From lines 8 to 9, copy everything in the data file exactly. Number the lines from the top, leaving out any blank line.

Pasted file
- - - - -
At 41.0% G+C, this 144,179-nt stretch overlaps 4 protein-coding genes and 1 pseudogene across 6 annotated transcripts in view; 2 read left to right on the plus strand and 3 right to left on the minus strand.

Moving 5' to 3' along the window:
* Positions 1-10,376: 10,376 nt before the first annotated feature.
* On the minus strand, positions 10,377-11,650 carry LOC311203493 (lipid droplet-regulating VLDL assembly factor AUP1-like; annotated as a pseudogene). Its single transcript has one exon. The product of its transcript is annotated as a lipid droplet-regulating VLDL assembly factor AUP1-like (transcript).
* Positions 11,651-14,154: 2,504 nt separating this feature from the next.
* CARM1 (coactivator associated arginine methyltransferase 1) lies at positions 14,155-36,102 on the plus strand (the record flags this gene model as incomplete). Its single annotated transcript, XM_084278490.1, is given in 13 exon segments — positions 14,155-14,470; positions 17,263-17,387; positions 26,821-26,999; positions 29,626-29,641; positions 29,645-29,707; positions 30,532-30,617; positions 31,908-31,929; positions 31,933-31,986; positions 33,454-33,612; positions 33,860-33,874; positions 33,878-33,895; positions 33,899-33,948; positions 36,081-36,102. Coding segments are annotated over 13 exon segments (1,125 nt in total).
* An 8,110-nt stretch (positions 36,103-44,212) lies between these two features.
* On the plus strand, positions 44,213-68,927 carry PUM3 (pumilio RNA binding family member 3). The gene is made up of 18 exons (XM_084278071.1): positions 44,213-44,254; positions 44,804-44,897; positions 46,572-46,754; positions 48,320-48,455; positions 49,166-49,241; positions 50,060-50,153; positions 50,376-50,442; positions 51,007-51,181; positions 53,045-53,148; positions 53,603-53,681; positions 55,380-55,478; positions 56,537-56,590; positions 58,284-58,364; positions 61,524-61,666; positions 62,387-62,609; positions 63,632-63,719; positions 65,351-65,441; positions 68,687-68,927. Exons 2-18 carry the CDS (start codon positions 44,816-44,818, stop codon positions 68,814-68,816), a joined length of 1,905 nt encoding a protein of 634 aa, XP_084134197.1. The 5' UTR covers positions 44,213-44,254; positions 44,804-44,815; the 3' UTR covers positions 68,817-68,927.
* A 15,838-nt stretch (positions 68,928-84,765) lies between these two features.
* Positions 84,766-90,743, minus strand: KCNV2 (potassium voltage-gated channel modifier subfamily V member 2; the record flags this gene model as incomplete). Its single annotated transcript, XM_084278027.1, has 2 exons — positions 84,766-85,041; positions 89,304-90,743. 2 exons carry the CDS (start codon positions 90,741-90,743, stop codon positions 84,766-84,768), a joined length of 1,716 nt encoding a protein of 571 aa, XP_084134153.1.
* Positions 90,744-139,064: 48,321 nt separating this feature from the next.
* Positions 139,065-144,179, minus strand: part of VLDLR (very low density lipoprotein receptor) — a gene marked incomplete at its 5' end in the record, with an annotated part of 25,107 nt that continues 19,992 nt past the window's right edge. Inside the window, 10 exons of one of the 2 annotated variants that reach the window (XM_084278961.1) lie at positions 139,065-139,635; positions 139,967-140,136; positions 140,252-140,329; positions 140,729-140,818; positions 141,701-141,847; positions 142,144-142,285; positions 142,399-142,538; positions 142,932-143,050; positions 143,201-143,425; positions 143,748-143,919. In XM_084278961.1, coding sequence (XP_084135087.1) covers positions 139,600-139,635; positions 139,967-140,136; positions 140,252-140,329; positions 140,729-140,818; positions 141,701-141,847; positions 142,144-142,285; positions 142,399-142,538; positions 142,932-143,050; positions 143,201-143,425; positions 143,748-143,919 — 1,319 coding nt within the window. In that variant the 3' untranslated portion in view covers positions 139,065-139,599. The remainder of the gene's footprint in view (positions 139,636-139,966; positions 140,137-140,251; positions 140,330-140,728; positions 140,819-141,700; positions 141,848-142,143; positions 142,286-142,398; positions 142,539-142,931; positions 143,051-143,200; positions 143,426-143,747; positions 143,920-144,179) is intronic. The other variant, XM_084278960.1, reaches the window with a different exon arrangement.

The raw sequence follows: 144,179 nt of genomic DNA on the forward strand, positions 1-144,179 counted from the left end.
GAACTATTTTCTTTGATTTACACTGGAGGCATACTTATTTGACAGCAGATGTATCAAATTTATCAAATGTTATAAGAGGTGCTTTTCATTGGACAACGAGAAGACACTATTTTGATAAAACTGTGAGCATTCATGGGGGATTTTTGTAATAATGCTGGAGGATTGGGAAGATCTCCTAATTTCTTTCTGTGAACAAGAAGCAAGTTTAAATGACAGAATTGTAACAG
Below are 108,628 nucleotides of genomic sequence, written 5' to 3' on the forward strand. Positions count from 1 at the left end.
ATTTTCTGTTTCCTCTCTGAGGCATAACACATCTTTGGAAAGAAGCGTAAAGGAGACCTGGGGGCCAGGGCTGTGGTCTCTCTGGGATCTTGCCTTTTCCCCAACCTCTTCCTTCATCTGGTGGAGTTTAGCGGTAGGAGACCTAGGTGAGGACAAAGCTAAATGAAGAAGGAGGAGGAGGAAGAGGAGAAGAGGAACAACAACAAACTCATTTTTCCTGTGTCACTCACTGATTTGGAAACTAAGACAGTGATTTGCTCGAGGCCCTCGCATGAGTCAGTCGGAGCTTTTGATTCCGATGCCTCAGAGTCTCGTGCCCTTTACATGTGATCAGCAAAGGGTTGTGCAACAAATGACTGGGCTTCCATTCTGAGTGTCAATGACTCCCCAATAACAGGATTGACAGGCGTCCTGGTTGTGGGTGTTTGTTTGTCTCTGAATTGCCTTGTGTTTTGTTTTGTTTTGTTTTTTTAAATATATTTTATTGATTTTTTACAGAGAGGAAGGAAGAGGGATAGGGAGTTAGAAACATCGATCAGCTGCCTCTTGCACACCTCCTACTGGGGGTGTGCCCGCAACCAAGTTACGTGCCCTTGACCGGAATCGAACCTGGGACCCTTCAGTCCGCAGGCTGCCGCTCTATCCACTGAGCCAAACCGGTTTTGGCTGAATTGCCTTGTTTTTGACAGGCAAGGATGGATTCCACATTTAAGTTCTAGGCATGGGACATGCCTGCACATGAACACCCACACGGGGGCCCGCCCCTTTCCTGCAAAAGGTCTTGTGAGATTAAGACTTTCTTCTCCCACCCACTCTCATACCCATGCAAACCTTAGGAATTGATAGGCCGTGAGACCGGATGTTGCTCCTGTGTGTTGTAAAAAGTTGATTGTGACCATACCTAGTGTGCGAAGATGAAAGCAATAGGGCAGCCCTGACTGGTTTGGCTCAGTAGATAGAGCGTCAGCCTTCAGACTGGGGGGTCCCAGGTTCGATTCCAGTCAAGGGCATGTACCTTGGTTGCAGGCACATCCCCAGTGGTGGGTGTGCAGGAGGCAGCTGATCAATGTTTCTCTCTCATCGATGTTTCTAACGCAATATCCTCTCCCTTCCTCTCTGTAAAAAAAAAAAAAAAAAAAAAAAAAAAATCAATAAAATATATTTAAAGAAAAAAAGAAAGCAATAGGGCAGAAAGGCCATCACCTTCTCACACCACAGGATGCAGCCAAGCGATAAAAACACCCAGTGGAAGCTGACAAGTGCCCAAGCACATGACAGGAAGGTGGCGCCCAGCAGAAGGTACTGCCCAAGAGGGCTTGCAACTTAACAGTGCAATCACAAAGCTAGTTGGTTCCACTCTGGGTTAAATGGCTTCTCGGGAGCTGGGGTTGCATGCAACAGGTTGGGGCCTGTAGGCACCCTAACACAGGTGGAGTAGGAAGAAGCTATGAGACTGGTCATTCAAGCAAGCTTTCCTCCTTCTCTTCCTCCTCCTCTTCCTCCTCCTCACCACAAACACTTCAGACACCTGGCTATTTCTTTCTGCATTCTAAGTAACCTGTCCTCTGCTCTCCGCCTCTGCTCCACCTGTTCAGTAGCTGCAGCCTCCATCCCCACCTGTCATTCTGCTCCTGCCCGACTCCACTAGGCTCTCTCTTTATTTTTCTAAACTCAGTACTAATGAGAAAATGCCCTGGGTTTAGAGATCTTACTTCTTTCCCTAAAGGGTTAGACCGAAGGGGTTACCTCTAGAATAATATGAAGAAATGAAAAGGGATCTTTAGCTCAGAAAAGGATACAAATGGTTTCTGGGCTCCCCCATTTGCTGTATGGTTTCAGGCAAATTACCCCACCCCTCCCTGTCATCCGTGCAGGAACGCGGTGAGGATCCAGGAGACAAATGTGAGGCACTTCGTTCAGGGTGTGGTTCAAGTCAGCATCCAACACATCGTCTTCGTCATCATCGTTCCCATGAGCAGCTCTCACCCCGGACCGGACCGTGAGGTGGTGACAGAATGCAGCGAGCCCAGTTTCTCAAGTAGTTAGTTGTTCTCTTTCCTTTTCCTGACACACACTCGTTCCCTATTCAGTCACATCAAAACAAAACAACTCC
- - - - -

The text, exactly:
* On the plus strand, positions 44,213-68,927 carry PUM3 (pumilio RNA binding family member 3). The gene is made up of 18 exons (XM_084278071.1): positions 44,213-44,254; positions 44,804-44,897; positions 46,572-46,754; positions 48,320-48,455; positions 49,166-49,241; positions 50,060-50,153; positions 50,376-50,442; positions 51,007-51,181; positions 53,045-53,148; positions 53,603-53,681; positions 55,380-55,478; positions 56,537-56,590; positions 58,284-58,364; positions 61,524-61,666; positions 62,387-62,609; positions 63,632-63,719; positions 65,351-65,441; positions 68,687-68,927. Exons 2-18 carry the CDS (start codon positions 44,816-44,818, stop codon positions 68,814-68,816), a joined length of 1,905 nt encoding a protein of 634 aa, XP_084134197.1. The 5' UTR covers positions 44,213-44,254; positions 44,804-44,815; the 3' UTR covers positions 68,817-68,927.
* A 15,838-nt stretch (positions 68,928-84,765) lies between these two features.